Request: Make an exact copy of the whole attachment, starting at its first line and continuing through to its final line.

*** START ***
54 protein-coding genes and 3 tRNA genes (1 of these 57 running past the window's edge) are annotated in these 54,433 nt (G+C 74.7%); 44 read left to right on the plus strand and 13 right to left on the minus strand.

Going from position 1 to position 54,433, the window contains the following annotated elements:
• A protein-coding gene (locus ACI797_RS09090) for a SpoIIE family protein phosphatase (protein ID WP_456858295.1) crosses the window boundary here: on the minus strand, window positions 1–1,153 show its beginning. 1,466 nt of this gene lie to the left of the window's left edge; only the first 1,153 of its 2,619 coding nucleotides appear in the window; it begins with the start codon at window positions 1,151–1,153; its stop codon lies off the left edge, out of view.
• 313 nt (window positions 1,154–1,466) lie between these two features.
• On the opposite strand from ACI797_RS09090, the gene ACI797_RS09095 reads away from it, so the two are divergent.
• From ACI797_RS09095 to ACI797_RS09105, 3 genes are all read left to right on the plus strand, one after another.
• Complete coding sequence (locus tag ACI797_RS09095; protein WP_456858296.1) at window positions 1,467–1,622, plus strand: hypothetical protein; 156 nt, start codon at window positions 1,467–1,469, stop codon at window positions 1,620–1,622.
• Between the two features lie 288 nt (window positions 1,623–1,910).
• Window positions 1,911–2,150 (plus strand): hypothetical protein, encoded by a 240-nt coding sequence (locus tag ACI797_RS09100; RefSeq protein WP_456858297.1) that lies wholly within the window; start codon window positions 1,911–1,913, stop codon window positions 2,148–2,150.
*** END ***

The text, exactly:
54 protein-coding genes and 3 tRNA genes (1 of these 57 running past the window's edge) are annotated in these 54,433 nt (G+C 74.7%); 44 read left to right on the plus strand and 13 right to left on the minus strand.

Going from position 1 to position 54,433, the window contains the following annotated elements:
• A protein-coding gene (locus ACI797_RS09090) for a SpoIIE family protein phosphatase (protein ID WP_456858295.1) crosses the window boundary here: on the minus strand, window positions 1–1,153 show its beginning. 1,466 nt of this gene lie to the left of the window's left edge; only the first 1,153 of its 2,619 coding nucleotides appear in the window; it begins with the start codon at window positions 1,151–1,153; its stop codon lies off the left edge, out of view.
• 313 nt (window positions 1,154–1,466) lie between these two features.
• On the opposite strand from ACI797_RS09090, the gene ACI797_RS09095 reads away from it, so the two are divergent.
• From ACI797_RS09095 to ACI797_RS09105, 3 genes are all read left to right on the plus strand, one after another.
• Complete coding sequence (locus tag ACI797_RS09095; protein WP_456858296.1) at window positions 1,467–1,622, plus strand: hypothetical protein; 156 nt, start codon at window positions 1,467–1,469, stop codon at window positions 1,620–1,622.
• Between the two features lie 288 nt (window positions 1,623–1,910).
• Window positions 1,911–2,150 (plus strand): hypothetical protein, encoded by a 240-nt coding sequence (locus tag ACI797_RS09100; RefSeq protein WP_456858297.1) that lies wholly within the window; start codon window positions 1,911–1,913, stop codon window positions 2,148–2,150.